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Maternal Responsibility in the Postgenomic Era

Ilke Turkmendag Brunsnes

1 November 2016

Ilke Turkmendag Brunsnes was recently invited by the Centre for Research on Culture and Gender at Ghent University in Belgium to give a public lecture. The talk considered how maternal responsibility was constituted in epigenetics.


Epigenetics is a newly emerging field, which explains the ways in which medical, nutritional and behavioural experiences influence the expression of our genes, and how these changes are transmitted to subsequent generations.

Maternal behaviour

The impact of maternal behaviour on their offspring's early development and later health has become a major research area in epigenetics over the last two decades, and the findings of this work are already entering the wider culture and shaping public debate. New research in the emerging field of epigenetics is suggesting a link between maternal behaviour during pregnancy and after birth, and the subsequent well-being of their children in both early and adult life.

Epigenetics and individualising personal responsibility

Although these molecular mechanisms are poorly understood, preventive prescriptions about reproductive health, pregnancy, early development and parenting have started proliferating in media, dedicated websites, and public health policy briefing reports.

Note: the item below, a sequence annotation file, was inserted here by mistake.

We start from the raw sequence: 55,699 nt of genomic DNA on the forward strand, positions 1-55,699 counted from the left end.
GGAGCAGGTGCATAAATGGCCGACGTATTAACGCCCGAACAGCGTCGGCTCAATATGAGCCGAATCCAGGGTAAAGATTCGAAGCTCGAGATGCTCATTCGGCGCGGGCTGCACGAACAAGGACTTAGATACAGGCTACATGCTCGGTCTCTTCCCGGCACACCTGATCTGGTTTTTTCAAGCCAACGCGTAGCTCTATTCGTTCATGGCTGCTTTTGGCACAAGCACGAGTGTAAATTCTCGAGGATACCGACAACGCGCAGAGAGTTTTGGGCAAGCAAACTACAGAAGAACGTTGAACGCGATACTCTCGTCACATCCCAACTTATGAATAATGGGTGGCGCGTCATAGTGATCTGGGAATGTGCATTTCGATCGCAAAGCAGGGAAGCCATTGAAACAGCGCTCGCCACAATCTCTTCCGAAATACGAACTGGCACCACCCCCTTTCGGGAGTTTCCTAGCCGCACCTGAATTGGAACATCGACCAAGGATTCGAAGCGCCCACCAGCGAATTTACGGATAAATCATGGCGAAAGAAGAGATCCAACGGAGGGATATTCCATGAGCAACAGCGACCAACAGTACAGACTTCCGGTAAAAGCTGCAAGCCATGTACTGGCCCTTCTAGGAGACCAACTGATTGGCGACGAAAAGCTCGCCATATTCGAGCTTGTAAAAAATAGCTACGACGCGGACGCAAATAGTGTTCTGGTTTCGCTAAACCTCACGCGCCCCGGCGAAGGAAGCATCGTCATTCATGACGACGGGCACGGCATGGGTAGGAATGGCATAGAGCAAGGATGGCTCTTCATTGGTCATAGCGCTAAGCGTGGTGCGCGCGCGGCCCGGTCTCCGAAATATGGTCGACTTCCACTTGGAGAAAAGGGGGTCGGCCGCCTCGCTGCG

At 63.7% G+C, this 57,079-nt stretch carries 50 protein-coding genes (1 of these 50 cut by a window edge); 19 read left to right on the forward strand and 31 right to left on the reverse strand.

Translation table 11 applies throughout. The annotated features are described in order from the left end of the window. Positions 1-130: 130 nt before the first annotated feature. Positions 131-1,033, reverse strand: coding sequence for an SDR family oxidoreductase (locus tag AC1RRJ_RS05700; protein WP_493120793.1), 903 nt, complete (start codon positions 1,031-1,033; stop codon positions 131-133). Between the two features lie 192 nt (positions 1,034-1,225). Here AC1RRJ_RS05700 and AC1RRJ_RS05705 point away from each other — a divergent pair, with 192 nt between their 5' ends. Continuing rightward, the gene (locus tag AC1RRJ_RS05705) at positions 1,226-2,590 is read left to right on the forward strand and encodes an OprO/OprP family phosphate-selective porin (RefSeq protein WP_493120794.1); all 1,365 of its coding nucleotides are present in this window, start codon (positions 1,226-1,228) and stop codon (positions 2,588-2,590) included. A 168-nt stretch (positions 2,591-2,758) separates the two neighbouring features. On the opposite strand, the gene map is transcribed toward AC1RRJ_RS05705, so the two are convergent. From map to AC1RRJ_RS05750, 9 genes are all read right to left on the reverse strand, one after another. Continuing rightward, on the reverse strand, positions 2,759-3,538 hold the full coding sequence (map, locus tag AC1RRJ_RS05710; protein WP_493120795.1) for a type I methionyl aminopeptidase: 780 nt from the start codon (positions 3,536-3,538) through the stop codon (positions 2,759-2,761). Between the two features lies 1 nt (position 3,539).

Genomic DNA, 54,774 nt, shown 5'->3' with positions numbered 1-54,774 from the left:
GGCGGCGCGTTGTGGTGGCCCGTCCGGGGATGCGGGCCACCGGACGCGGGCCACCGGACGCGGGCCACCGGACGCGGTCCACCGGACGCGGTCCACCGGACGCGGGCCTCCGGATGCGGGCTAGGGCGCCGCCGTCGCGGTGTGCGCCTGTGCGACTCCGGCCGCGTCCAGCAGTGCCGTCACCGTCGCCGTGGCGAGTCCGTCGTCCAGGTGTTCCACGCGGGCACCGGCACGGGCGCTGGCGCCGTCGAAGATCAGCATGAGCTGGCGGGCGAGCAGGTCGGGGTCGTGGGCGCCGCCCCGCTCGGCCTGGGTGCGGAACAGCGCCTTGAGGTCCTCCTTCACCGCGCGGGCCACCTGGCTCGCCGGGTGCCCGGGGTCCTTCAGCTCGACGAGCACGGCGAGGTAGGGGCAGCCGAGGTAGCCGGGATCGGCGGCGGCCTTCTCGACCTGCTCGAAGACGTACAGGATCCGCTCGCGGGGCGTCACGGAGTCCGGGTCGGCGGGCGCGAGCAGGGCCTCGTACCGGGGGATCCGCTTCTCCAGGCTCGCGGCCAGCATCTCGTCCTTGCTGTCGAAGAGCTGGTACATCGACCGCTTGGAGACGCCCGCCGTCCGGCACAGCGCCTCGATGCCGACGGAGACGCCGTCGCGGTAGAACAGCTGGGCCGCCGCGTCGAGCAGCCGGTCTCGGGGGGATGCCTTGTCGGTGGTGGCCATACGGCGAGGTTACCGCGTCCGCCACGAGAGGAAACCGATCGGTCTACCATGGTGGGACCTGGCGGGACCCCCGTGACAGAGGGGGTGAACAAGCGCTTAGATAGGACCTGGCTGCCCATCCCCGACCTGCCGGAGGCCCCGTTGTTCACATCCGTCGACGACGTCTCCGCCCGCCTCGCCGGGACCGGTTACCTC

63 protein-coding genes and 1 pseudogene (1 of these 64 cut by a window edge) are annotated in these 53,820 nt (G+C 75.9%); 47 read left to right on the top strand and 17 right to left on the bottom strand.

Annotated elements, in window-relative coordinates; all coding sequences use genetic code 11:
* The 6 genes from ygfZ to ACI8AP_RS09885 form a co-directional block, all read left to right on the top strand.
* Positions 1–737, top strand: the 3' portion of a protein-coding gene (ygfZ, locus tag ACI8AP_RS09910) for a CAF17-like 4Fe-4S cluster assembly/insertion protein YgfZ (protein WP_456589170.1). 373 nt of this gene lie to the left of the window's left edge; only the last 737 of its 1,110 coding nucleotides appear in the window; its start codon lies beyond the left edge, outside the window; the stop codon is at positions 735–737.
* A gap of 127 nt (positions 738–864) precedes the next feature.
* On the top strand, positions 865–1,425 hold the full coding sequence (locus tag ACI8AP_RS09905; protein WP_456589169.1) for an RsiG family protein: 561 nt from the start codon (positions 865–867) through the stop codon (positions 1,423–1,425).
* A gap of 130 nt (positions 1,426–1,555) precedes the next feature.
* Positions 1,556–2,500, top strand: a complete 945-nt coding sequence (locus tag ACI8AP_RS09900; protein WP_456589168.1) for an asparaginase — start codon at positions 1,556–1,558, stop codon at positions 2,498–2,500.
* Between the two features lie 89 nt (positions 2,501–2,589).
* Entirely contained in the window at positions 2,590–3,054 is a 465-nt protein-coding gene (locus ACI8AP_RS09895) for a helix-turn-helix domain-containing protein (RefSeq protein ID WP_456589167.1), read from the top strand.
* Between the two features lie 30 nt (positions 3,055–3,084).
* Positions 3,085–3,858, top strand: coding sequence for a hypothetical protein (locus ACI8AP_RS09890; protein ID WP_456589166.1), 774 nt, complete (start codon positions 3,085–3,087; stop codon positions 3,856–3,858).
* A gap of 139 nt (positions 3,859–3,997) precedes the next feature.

There is a serious risk that exaggerated and oversimplified messages about maternal behaviour may increase surveillance and regulation of pregnancy, and stigmatise mothers. The field of epigenetics is part of a comprehensive transformation that increasingly individualizes and privatizes the responsibility for social risks, and an example of a wider discourse of geneticisation, molecularisation and biologisation.

For further details of this talk please see Centre for Research on Culture and Gender

Ilke Turkmendag Brunsnes is Lecturer in Law Innovation and Society at Newcastle University and Co-Investigator of the Epigenetics and Stress Network.

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